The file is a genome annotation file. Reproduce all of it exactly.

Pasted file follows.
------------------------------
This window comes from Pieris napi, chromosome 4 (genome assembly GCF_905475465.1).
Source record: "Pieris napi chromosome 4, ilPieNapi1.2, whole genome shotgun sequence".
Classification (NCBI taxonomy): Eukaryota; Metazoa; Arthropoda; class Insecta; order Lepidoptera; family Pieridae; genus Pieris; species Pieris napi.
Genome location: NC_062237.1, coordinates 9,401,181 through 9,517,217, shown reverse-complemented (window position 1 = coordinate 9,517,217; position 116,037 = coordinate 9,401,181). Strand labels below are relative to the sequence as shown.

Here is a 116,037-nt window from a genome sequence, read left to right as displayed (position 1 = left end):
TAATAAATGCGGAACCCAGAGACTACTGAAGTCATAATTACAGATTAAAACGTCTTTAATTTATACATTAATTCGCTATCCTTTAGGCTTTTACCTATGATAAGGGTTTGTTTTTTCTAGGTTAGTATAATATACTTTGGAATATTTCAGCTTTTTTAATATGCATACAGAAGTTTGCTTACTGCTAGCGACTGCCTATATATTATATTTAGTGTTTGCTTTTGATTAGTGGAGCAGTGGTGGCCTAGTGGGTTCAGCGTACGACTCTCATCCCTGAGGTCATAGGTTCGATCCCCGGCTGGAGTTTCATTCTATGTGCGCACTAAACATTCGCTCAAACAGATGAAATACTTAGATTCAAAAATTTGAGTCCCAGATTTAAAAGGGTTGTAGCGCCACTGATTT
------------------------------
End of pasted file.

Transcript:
This window comes from Pieris napi, chromosome 4 (genome assembly GCF_905475465.1).
Source record: "Pieris napi chromosome 4, ilPieNapi1.2, whole genome shotgun sequence".
Classification (NCBI taxonomy): Eukaryota; Metazoa; Arthropoda; class Insecta; order Lepidoptera; family Pieridae; genus Pieris; species Pieris napi.
Genome location: NC_062237.1, coordinates 9,401,181 through 9,517,217, shown reverse-complemented (window position 1 = coordinate 9,517,217; position 116,037 = coordinate 9,401,181). Strand labels below are relative to the sequence as shown.

Here is a 116,037-nt window from a genome sequence, read left to right as displayed (position 1 = left end):
TAATAAATGCGGAACCCAGAGACTACTGAAGTCATAATTACAGATTAAAACGTCTTTAATTTATACATTAATTCGCTATCCTTTAGGCTTTTACCTATGATAAGGGTTTGTTTTTTCTAGGTTAGTATAATATACTTTGGAATATTTCAGCTTTTTTAATATGCATACAGAAGTTTGCTTACTGCTAGCGACTGCCTATATATTATATTTAGTGTTTGCTTTTGATTAGTGGAGCAGTGGTGGCCTAGTGGGTTCAGCGTACGACTCTCATCCCTGAGGTCATAGGTTCGATCCCCGGCTGGAGTTTCATTCTATGTGCGCACTAAACATTCGCTCAAACAGATGAAATACTTAGATTCAAAAATTTGAGTCCCAGATTTAAAAGGGTTGTAGCGCCACTGATTT